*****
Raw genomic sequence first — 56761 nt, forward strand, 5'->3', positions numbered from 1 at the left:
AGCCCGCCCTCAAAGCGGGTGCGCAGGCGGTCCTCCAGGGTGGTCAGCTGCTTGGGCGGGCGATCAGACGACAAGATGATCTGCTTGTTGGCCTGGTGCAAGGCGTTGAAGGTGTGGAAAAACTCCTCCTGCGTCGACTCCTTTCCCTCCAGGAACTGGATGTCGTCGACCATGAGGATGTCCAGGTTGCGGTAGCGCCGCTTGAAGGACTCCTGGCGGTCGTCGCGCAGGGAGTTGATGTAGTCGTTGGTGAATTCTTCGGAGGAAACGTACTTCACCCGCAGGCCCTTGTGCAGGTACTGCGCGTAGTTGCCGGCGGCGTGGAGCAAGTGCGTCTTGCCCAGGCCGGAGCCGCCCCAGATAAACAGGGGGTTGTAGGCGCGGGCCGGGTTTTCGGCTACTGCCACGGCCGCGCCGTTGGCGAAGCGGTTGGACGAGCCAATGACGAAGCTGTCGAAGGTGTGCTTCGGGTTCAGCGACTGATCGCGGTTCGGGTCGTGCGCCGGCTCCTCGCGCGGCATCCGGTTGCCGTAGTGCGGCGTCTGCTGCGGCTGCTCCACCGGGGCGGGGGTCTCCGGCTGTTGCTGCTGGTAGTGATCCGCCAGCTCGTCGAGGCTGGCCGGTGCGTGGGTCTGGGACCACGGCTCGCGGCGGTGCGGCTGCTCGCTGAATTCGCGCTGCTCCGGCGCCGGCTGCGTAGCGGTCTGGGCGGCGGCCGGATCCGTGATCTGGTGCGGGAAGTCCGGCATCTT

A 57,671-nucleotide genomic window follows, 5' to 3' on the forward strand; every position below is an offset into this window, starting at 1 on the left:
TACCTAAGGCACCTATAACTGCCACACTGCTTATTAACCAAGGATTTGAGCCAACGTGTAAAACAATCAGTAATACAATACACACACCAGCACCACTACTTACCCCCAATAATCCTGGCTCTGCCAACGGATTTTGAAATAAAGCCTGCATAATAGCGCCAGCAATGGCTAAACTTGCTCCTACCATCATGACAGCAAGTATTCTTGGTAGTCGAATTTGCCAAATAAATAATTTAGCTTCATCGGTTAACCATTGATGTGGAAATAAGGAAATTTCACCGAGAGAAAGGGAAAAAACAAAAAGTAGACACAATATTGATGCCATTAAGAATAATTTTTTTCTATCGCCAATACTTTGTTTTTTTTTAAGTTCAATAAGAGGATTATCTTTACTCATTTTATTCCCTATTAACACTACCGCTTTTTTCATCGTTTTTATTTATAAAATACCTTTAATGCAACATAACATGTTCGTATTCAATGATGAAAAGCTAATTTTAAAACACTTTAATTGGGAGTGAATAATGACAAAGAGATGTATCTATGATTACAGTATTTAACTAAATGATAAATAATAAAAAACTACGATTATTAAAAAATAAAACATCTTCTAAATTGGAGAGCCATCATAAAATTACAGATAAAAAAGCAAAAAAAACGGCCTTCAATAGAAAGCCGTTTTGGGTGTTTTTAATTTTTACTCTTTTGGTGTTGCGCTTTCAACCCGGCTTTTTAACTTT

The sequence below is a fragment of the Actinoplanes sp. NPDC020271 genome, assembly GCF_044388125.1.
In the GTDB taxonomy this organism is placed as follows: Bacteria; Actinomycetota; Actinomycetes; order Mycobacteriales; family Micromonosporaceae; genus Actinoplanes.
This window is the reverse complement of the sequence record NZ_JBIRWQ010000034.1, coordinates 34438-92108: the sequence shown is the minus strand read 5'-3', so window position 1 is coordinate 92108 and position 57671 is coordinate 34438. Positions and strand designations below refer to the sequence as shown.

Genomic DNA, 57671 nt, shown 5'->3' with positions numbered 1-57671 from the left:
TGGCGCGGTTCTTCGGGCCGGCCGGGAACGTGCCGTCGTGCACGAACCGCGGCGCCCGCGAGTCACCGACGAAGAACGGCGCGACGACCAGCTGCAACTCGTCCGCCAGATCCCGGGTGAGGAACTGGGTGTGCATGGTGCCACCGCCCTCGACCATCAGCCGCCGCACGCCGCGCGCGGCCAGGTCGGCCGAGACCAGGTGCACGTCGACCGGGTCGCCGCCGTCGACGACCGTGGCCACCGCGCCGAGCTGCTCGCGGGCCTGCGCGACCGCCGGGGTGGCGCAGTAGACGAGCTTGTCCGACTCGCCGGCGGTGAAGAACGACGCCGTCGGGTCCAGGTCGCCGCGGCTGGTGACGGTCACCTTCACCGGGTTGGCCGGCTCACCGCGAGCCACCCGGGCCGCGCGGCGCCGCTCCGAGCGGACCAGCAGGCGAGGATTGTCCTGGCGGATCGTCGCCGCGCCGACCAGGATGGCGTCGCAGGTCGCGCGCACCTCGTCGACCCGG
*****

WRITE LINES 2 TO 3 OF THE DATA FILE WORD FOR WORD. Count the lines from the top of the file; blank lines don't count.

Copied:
AGCCCGCCCTCAAAGCGGGTGCGCAGGCGGTCCTCCAGGGTGGTCAGCTGCTTGGGCGGGCGATCAGACGACAAGATGATCTGCTTGTTGGCCTGGTGCAAGGCGTTGAAGGTGTGGAAAAACTCCTCCTGCGTCGACTCCTTTCCCTCCAGGAACTGGATGTCGTCGACCATGAGGATGTCCAGGTTGCGGTAGCGCCGCTTGAAGGACTCCTGGCGGTCGTCGCGCAGGGAGTTGATGTAGTCGTTGGTGAATTCTTCGGAGGAAACGTACTTCACCCGCAGGCCCTTGTGCAGGTACTGCGCGTAGTTGCCGGCGGCGTGGAGCAAGTGCGTCTTGCCCAGGCCGGAGCCGCCCCAGATAAACAGGGGGTTGTAGGCGCGGGCCGGGTTTTCGGCTACTGCCACGGCCGCGCCGTTGGCGAAGCGGTTGGACGAGCCAATGACGAAGCTGTCGAAGGTGTGCTTCGGGTTCAGCGACTGATCGCGGTTCGGGTCGTGCGCCGGCTCCTCGCGCGGCATCCGGTTGCCGTAGTGCGGCGTCTGCTGCGGCTGCTCCACCGGGGCGGGGGTCTCCGGCTGTTGCTGCTGGTAGTGATCCGCCAGCTCGTCGAGGCTGGCCGGTGCGTGGGTCTGGGACCACGGCTCGCGGCGGTGCGGCTGCTCGCTGAATTCGCGCTGCTCCGGCGCCGGCTGCGTAGCGGTCTGGGCGGCGGCCGGATCCGTGATCTGGTGCGGGAAGTCCGGCATCTT

A 57,671-nucleotide genomic window follows, 5' to 3' on the forward strand; every position below is an offset into this window, starting at 1 on the left: